However, while this measure still has some use, it has come unstuck over recent decades.
One reason is that “share buybacks” have become an increasingly popular means for companies to return cash to shareholders, as opposed to paying dividends (buying back shares helps push up the share price).
This trend has been most obvious in the US but has also been seen elsewhere. In addition, it fails to account for the large number of high-growth companies that either pay no dividend or a low dividend, instead preferring to re-invest surplus cash in the business to finance future growth.
A few general rules
Investors should beware the temptation to simply compare a valuation metric for one region with that of another. Differences in accounting standards and the makeup of different stockmarkets mean that some always trade on more expensive valuations than others.
For example, technology stocks are more expensive than some other sectors because of their relatively high growth prospects. A market with sizeable exposure to the technology sector, such as the US, will therefore trade on a more expensive valuation than somewhere like Europe. When assessing value across markets, we need to set a level playing field to overcome this issue.
One way to do this is to assess if each market is more expensive or cheaper than it has been historically.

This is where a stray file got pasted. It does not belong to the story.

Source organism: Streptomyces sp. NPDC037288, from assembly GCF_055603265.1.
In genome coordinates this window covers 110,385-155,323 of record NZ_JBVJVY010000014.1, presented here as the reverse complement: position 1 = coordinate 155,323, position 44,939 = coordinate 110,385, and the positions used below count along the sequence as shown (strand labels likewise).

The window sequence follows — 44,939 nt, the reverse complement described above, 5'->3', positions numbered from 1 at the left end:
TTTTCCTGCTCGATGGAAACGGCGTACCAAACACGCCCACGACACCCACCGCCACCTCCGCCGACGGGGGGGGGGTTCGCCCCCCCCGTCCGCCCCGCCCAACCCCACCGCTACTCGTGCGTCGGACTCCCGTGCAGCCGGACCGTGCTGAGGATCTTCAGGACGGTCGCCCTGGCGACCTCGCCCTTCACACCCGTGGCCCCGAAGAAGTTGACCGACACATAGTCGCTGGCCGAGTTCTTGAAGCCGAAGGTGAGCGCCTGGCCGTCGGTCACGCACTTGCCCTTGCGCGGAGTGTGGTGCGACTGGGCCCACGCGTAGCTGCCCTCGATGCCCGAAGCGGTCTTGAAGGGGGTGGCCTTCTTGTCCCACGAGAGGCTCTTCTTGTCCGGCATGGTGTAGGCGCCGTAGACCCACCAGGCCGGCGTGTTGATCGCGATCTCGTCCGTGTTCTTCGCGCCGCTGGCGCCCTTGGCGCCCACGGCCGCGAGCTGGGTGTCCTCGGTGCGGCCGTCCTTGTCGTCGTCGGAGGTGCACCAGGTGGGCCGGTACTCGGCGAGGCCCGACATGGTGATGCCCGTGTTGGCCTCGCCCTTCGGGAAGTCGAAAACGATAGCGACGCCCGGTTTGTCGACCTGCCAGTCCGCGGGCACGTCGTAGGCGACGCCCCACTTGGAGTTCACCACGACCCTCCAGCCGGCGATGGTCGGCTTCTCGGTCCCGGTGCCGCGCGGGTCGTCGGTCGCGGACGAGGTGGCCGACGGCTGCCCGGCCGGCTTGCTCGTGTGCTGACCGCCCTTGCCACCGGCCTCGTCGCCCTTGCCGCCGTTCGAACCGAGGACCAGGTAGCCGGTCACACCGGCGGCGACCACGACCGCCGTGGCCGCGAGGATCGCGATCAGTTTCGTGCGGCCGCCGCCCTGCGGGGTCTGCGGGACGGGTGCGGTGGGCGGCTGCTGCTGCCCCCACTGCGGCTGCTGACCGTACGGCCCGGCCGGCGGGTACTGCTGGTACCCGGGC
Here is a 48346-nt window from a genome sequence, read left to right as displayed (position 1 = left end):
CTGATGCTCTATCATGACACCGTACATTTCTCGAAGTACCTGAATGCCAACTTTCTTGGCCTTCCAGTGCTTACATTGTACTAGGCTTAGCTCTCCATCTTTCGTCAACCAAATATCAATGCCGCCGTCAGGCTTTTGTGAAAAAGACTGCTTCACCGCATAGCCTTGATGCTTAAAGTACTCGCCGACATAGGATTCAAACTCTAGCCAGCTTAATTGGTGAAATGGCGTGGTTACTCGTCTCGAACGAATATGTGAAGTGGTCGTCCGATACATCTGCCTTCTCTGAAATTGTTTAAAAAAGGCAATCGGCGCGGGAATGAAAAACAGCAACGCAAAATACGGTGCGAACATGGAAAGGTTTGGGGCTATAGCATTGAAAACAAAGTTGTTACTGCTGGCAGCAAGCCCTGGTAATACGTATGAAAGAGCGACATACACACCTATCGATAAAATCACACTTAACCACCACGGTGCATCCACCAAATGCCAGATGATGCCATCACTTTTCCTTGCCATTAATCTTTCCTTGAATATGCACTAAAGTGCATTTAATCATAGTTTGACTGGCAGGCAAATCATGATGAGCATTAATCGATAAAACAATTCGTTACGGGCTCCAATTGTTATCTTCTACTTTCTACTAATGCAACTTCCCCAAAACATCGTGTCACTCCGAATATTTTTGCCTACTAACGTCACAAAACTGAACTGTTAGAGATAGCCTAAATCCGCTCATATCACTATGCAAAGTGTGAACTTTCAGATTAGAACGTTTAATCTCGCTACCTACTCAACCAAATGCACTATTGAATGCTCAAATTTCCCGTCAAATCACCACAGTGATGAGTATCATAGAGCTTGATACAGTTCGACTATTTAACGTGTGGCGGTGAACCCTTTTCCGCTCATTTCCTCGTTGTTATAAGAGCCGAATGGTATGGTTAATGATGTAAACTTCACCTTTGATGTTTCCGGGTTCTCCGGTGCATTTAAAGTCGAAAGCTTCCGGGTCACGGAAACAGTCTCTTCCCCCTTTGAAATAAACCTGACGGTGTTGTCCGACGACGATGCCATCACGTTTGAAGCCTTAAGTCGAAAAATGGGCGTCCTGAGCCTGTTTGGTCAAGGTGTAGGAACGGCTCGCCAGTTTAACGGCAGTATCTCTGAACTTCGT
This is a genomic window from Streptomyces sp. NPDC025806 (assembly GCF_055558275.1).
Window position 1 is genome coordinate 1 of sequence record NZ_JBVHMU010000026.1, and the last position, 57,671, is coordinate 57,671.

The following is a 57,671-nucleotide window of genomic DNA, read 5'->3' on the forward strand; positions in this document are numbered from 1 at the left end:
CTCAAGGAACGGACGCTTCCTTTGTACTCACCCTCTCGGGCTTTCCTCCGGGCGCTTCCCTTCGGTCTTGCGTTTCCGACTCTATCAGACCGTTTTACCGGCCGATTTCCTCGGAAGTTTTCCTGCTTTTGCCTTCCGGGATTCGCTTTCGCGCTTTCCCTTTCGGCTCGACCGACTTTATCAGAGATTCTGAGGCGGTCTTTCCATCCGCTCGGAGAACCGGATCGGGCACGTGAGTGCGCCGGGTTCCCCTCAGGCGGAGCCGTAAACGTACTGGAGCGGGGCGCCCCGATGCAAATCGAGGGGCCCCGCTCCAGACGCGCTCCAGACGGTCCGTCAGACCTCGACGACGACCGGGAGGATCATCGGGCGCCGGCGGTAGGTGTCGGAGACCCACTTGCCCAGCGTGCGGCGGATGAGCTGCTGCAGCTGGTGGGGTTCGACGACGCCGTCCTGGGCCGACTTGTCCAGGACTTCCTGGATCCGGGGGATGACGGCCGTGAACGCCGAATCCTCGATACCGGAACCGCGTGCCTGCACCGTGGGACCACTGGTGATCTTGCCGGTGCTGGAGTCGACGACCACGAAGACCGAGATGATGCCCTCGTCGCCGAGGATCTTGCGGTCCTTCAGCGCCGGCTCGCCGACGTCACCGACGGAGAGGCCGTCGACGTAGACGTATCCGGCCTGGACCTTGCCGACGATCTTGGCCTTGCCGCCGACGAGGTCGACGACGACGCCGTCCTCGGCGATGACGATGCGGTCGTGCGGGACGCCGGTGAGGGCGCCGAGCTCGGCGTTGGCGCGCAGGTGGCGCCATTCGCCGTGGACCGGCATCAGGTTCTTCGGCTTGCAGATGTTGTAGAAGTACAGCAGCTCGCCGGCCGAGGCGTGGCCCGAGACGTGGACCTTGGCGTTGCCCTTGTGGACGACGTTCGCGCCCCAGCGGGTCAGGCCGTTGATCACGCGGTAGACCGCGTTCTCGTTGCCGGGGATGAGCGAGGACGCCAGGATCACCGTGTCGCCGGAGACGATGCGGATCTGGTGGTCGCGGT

We have done this in the table below for the valuation metrics set out above.
We show in each case the valuation multiple for each region. We also show in brackets the average (median) of the past 10 years.
Cells are coloured green if the market is cheap compared with its 10-year average, amber if neutral and red if expensive. All figures are as at 30 April 2017.
Finally, investors should always be mindful that past performance and historic market patterns are not a reliable guide to the future.
Equity market valuations versus 10-year average (medians)
At the end of April, the UK was trading on a CAPE multiple of 14 times compared with a 10-year average of 20 times. It is therefore very cheap on this basis.
However, both the trailing and forward P/E are more expensive than their 10-year averages whereas the market looks more neutrally valued on a P/B and dividend yield basis.
On a longer term basis, the UK overall comes out relatively neutral overall. Valuations are unlikely to be the key to performance with Brexit, sterling and commodity prices meriting closer attention.
As far as valuations are concerned, it is difficult to see anything but tough times ahead for the US market in the long run.
However, as this market also has the strongest economic growth and could benefit from President Trump’s mooted taxation changes, it could be argued that it is a gem in a world of disappointing prospects elsewhere. Reassuringly expensive you might even say. It would take a brave investor to turn their back on the US entirely.
Europe too, after a decent run, has moved into expensive territory whereas valuations are more favourable in Japan. Japan’s price/book ratio of 1.3 times would be considered exceptionally cheap in any other market.
However, Japanese companies have historically been notoriously inefficient. This has led investors to justifiably value them at a discount relative to other regions such as the US on this basis. This is a good example why care needs to be taken when making cross-country comparisons.
Emerging markets have experienced an upturn and recovered some of their lost ground but also continue to offer some attractions. They are slightly expensive on a trailing P/E basis but are otherwise positioned quite favourably, at least in relative terms.